Doll Events

This page shares information on upcoming doll shows, conventions, and doll events.  Check back often for new entries and updates.


7th Annual Detroit Doll Show
Saturday, November 10, 2018
11 a.m. - 6:30 p.m.
Double Tree by Hilton
5801 Southfield Freeway
Detroit, MI 48228

"We are excited to bring some Black PantherKingdom of Wakanda action to Sandy's Land 7th Annual Detroit Doll Show by way of our celebrity cast member Janeshia Adams Ginyard.

"Our mission is to celebrate history, culture, our BEaUty and self love with Dolls of Color. This year's event will include face painting, game room, arts & crafts, doll look alike contest, coloring, workshops, panel discussion -Redefine Your BEaUty, Doll Makers, Action Figures and Figurines.

"We will see you on Saturday, November 10, 2018 from 11am - 6:30pm at the DoubleTree By Hilton, 5801 Southfield FWY, Detroit MI 48228.

Early Bird tickets are on SALE at $5 at the door it's $10


Festival of Black Dolls show and Sale

Saturday, November 10, 2018
African American Museum & Library at Oakland, California
10 a.m. - 5 p.m.
For more info:  (800) 579-5495
Vendor applications available online at

The raffle doll, shown above, honors Linda Brown of the landmark civil rights case, Brown v The Board of Education which led to the outlawing of school segregation in 1954.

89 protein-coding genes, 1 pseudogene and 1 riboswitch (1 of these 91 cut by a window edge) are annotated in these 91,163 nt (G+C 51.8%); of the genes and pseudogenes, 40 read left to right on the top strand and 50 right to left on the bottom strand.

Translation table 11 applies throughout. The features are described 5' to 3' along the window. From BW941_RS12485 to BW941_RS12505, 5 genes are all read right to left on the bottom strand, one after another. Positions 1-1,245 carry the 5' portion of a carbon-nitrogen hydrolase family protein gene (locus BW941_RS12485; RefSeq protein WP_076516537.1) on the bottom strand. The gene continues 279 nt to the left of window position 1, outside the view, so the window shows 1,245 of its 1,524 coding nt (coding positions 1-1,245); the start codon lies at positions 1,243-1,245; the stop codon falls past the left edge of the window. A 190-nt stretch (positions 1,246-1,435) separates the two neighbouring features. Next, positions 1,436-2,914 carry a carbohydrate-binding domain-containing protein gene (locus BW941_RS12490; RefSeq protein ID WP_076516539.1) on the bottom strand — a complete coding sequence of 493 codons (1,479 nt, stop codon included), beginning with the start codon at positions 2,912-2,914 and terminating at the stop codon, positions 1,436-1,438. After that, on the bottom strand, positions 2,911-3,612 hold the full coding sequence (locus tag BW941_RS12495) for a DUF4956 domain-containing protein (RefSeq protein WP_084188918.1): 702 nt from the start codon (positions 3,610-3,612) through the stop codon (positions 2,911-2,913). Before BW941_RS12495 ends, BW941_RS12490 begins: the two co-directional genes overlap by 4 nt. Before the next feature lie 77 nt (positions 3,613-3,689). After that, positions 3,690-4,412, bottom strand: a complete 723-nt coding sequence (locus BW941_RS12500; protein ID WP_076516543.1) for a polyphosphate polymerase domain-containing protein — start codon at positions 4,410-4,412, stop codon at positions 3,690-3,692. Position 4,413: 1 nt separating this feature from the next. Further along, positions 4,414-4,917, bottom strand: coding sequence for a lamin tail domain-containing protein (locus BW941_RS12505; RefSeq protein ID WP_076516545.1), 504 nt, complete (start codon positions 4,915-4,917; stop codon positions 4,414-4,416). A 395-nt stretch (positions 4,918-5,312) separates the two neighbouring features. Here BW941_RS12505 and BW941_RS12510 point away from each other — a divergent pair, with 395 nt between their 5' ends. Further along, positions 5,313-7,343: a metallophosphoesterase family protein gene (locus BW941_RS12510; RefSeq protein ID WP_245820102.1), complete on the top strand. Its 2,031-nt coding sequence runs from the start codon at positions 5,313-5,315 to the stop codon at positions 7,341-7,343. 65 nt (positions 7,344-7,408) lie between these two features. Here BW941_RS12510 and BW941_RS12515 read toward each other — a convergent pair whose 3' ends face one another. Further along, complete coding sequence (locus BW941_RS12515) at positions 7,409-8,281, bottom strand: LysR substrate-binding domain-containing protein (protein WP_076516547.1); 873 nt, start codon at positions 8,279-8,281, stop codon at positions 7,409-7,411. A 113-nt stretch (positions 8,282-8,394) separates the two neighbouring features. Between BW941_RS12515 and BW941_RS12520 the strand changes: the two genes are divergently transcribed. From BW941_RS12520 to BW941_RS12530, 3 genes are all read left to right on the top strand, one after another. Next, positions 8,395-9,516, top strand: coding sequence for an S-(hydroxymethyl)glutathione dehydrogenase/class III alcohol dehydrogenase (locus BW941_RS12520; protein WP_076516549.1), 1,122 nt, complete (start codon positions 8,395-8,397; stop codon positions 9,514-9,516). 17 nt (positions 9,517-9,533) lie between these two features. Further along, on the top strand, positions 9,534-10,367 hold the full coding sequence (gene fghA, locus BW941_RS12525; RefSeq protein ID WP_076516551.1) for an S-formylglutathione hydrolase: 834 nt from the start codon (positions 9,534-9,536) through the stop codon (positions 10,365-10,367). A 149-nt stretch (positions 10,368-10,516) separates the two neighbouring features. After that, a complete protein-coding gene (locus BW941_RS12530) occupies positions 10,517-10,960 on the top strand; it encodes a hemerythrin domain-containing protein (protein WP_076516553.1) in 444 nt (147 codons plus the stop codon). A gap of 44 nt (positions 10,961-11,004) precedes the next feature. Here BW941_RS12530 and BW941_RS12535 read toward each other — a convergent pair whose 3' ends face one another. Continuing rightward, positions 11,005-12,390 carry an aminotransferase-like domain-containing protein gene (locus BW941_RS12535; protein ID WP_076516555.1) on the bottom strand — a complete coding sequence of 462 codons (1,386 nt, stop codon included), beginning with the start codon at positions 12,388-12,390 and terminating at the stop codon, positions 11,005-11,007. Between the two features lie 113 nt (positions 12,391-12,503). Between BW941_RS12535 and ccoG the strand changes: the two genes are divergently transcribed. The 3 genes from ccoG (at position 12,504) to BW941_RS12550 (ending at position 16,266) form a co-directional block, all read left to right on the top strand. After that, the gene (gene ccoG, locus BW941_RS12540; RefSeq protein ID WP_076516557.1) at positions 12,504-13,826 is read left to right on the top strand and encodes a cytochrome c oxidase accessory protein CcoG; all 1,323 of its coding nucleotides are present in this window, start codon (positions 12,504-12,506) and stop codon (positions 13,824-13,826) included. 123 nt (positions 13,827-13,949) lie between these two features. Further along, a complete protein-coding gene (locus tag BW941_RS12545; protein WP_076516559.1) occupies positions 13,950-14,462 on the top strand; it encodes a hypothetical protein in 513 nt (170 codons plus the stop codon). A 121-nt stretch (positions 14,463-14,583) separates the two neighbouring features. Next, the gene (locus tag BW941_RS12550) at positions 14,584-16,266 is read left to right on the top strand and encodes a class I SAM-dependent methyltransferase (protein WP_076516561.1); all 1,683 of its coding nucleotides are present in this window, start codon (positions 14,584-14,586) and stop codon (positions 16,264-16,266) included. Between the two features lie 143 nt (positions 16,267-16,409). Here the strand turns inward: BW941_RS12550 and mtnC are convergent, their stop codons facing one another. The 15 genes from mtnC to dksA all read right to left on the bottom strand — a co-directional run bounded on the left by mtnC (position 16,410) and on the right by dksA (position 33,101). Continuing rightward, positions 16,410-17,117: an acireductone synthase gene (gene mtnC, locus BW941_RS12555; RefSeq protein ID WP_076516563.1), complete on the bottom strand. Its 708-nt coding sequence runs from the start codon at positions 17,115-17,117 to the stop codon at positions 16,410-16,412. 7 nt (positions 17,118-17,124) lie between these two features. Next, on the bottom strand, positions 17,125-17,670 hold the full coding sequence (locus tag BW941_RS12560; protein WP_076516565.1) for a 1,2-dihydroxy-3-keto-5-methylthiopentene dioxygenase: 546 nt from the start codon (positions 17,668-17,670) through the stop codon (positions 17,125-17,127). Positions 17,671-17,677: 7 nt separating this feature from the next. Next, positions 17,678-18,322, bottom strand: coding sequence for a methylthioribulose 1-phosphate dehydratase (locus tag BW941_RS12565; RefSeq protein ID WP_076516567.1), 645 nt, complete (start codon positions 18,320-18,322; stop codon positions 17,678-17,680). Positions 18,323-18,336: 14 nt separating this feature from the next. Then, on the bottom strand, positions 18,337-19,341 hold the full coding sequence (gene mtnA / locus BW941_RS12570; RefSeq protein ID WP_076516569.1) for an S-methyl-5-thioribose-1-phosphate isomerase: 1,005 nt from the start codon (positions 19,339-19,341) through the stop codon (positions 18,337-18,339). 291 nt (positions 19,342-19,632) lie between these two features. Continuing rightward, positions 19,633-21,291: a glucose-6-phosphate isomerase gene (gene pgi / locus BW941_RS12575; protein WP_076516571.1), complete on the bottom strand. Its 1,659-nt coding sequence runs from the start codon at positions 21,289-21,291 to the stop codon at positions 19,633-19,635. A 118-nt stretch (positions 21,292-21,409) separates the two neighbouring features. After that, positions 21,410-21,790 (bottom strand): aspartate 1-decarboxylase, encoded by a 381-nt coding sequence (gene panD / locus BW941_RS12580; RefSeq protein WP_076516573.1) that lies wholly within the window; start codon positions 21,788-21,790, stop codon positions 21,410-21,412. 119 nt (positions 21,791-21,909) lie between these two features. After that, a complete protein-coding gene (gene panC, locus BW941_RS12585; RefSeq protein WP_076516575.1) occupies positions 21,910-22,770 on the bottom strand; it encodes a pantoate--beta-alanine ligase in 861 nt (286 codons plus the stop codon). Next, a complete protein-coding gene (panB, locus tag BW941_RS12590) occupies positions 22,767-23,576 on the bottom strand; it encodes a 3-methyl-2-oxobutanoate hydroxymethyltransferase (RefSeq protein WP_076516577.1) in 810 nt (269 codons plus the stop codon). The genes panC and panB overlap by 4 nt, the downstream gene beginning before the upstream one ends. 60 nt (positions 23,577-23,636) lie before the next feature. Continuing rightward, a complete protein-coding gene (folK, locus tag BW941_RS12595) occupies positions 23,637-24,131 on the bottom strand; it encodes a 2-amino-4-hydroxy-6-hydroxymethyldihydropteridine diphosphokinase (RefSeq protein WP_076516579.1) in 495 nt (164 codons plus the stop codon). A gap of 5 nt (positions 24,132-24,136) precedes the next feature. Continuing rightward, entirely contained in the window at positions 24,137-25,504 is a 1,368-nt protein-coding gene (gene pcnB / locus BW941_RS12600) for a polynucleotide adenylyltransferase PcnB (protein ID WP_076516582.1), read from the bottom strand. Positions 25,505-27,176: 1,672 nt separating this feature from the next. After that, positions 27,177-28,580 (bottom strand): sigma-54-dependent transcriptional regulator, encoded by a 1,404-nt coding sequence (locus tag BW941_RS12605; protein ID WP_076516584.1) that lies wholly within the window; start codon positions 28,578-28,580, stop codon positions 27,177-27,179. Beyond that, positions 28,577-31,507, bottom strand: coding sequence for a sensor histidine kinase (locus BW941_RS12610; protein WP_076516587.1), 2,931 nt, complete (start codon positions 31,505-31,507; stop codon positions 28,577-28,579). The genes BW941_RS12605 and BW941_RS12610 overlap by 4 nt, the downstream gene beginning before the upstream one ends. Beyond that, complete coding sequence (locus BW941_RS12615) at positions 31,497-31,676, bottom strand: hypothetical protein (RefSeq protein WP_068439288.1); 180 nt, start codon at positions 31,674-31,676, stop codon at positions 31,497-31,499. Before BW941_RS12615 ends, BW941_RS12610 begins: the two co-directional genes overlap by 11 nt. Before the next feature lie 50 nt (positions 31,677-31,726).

Read more about the Festival of Black Dolls Show and Sale here.


William Grant Still Arts Center

38th Annual Black Doll Exhibit

“Double Dutch: A Celebration of Black Girlhood”

December 8, 2018 - February 16, 2019

December 8, 2018 – February 16, 2019

The William Grant Still Arts Center is in the process of selection for its 38th annual Black Doll Show. With this year’s theme, “Double Dutch: A Celebration of Black Girlhood” we honor, the diversity and uniqueness of Black Girls, through a multimedia exhibition of Dolls.   


“Double Dutch: A Celebration of Black Girlhood” chosen by the curator, Myshell Tabu, seeks to showcase the many nuances of Black Girlhood, including play, activism, education, the Black experience, and hair. On a deeper level, the show intends to affirm Black women and girls through illustrating the depth, diversity, and dynamism of Black girlhood. Black girls are as innocent as they are strong and as creative as they are challenged.

As a creator and collector, Myshell Tabu has always been enthralled specifically with handmade dolls. As an educator, her pedagogy incorporates dolls for role-play with students to teach both language and self-expression. Her two daughters, Mma-Syrai and Ella, are also helping to curate the exhibit. The girls have upwards of twenty dolls and are currently learning to make dolls from socks.

Read more here.


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